Since 2004, Greg Germani has been assembling an online treasury of Atlanta’s past at AtlantaTimeMachine.com. The site is like a cluttered attic, where you can rummage though postcards, old advertisements, posters and 45 rpm records. The main attraction however, is an extensive collection of then-and-now photos, many of which update images found in the Georgia State University Special Collections and Archives.
Not being an Atlanta native, Germani sometimes gets stumped trying to locate an old photo’s vantage point. Whenever this happens, he turns to David P. Henderson, an early fan of the site who knows Atlanta’s streets like a London cab driver possessing The Knowledge.
Henderson, a 47-year-old Conyers restaurateur, is the son of a Delta pilot. He spent much of his childhood exploring the old Atlanta Airport terminal, collecting postcards and taking his own photos. As a young adult in the late 1980s, he began exploring abandoned Westside factories and documenting Atlanta’s grittier streets with his camera.
Henderson began contributing then-and-now photos to Atlanta Time Machine, including a whole section on the Atlanta Airport, which he has since spun off as a book and as a separate website called SunshineSkies.com. Henderson also maintains a Flickr collection of his photos of metro Atlanta from the 1980s and ’90s, and a blog called Return to Atlanta, which records his revisits to the places he shot 25 years ago.
Henderson still speaks with the giddy enthusiasm of a dude who’ll race you on his dirt bike to show you some empty factory ruins. But returning to his old haunts has gotten more difficult. “I was getting stuck in traffic!” he says. And parking in a once-seedy part of town can offer its own lesson on gentrification. “I went down [to Old Fourth Ward] to take the current picture of an old photo, and this guy came out and said, ‘This is valet parking only. You can’t park here.’ "
Make way for Waymarkers
The traffic island at downtown’s Five Points holds a secret — a benchmark spiked into the ground in 1927 by U.S. Coast & Geodetic surveyors. The marker is part of a national network of precise survey points that map-makers depend on — in this case, to locate the heart of Atlanta’s downtown. This is significant, because in 1928, federal surveyors created one of the most comprehensive maps of Atlanta’s streets and buildings, and this point would have been one of the places to begin measuring from.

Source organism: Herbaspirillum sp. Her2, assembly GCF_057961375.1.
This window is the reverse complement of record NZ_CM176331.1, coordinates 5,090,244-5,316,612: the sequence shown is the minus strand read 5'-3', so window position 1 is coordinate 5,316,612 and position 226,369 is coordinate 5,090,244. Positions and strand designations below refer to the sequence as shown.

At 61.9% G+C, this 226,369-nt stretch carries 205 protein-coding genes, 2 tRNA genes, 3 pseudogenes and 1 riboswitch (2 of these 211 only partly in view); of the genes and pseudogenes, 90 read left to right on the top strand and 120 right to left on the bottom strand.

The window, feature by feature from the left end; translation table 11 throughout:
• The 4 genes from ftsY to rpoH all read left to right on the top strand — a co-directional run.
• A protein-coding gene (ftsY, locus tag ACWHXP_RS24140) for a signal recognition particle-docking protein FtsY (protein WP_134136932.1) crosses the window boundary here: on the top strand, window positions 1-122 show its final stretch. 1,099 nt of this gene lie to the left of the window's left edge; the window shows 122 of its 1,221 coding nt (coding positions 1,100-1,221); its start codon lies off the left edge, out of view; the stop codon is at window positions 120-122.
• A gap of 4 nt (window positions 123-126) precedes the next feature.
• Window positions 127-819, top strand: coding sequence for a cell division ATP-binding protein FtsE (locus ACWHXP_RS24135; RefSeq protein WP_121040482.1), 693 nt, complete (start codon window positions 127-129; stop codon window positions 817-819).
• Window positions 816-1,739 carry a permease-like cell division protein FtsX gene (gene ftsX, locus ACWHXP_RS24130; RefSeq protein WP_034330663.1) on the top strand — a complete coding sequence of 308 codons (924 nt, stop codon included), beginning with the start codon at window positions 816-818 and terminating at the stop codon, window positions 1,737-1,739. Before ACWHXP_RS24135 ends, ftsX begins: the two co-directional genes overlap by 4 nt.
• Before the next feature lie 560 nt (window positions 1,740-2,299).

You’d be forgiven if you walked by this marker without noticing — it lies about two feet underground. To see it, you’d have to remove a very grimy manhole cover, lay on your stomach, reach down past decades of buried brickwork, and wipe away layers of mud to reveal a dull metal disc.
Really, who would go through the trouble?
Byron Hooks, for one. He’s a retired BellSouth programmer who has been cataloging thousands of Georgia landmarks for 25 years. Hooks has made it his life’s work to show Atlantans what happened in the place that they’re standing, by identifying and mapping the city’s historical markers, monuments and other artifacts that lie in place.
Using the handle Lat34North, Hooks is a frequent contributor to Waymarking.com, a crowdsourcing site that catalogs notable locations and landmarks. He also manages two websites that document his discoveries — Civil War Battlefield Monuments (www.cwbfm.org) and Lat34North (www.lat34north.com).
Hooks’ interest in Atlanta’s history was kindled while growing up in East Atlanta. “One of my aunts lived near the monument to (Union Gen. James) McPherson,” he says, “and I played Little League baseball near the monument to (Confederate Gen. William) Walker.”